Social Network Marketing: Empowering Others

The following is draft material for the second edition of Now Is Gone, which is almost out of print. Comments may be used in the final edition. You can download the first drafted chapter of the new edition — Welcome to the Fifth Estate — for free.

Lethal Generosity

Relinquishing control let’s an organization achieve a marketing sweet spot in social network communications. Specifically, by opening the brand to an extended enterprise, stakeholders are empowered to drive conversations. Ultimately, word of mouth in social networks really works when others talk about the organization, not the company or nonprofit itself.

Many social networks serve as outposts for organizations. They have identified their community is having discussions in these locations (or because they have shiny object syndrome). Organizations want to create calls-to-action and encourage people to visit their site and become part of their core community.

That means empowerment must occur. The Fifth Estate wants to be recognized as important. In reality, content creators in social environments feel strong enough to express themselves independently as members of an online community. They are not likely to stop just because a company or an organization wants to control the social conversation. In fact, such an effort will likely create a damaged brand reputation a la Wal-Mart after it participated in several public astroturfing (the practice of undisclosed fake or inauthentic representation in public media) scandals.

Content needs to be less focused on ensuring messaging control, and evolve to offering a provocative conversational contribution to the community. Response to complaints need to be factual and timely. Embracing the uncontrolled expression of and feedback about the organization’s initiatives — incorrect, fuzzy, negative, outlandishly fanatic, or even minimal — represents the ultimate statement in community empowerment.

My favorite example of this is the phenomenon known as Lady Gaga. Lady Gaga has achieved incredible social marketing results, including the most viewed video ever on YouTube. She gave her fans a name, Little Monsters, and made them bigger than her, creating a larger ecosystem. They share symbols, and her content, too, often imitating her videos and images online without fear of repercussions. Finally, Lady Gaga uses these tools to make her customers feel like they are rock stars, too, highlighting them generally, and also on occasion, individually. She is a master of empowerment.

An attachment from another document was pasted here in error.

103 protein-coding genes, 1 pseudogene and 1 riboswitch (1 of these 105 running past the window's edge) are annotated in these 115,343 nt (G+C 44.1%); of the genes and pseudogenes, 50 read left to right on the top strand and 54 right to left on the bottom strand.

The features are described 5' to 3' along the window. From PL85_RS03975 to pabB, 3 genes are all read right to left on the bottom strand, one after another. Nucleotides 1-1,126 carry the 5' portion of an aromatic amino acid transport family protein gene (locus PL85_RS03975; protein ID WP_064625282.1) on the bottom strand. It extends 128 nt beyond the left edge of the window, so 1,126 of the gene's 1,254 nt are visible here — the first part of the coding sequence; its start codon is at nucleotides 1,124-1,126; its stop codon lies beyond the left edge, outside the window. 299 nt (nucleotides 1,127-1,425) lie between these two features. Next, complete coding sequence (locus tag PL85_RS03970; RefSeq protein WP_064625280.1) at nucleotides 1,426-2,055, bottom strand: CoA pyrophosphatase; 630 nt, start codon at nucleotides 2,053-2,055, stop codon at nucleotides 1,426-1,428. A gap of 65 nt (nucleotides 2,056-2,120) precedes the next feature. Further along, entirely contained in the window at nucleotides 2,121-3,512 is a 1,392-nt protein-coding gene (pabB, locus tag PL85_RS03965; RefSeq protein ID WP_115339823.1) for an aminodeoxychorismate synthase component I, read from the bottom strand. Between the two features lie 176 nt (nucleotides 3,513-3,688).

While a bit of an oyxmoron, the social Customer Relations Management (sCRM) trend understands the fundamental aspect that people feel free enough to express themselves online. They expect organizations to be present and respond.

On the nonprofit side, over a series of disasters the American Red Cross has fielded numerous tweets, status updates and text messages from people in need of aid. The organization is actively analyzing how to grow its already significant social media process to embrace this new form of social disaster communication (full disclosure: ARC is a current client).

The ability to create a loyal customer base or social movement revolves around the understanding that people talk about issues and needs outside of the entity. So let them! In fact, encourage them through technology and policy.


From a technology perspective, there’s much an organization can do to embrace “shareability.” Specifically, there are great software plug-ins like AddThis!, ShareThis, TweetMeme, FaceBook OpenGraph (Like), that lets anyone port content just about anywhere.

OpenGraph’s ease of shareability has literally empowered Facebook to separate itself from the pack, rapidly becoming the dominant social network of the new decade. In fact, the social network now rivals Google for the top spot.

From a policy and approach standpoint, shareability means highlighting customer and volunteer stories. It may even mean taking a customer complaint or issue and acknowledging it on the main site. But the general ethos should be empowering stakeholders, and making them feel good for becoming a part of your core community. That builds loyalty and movements, and makes people feel good about associating themselves with your brand.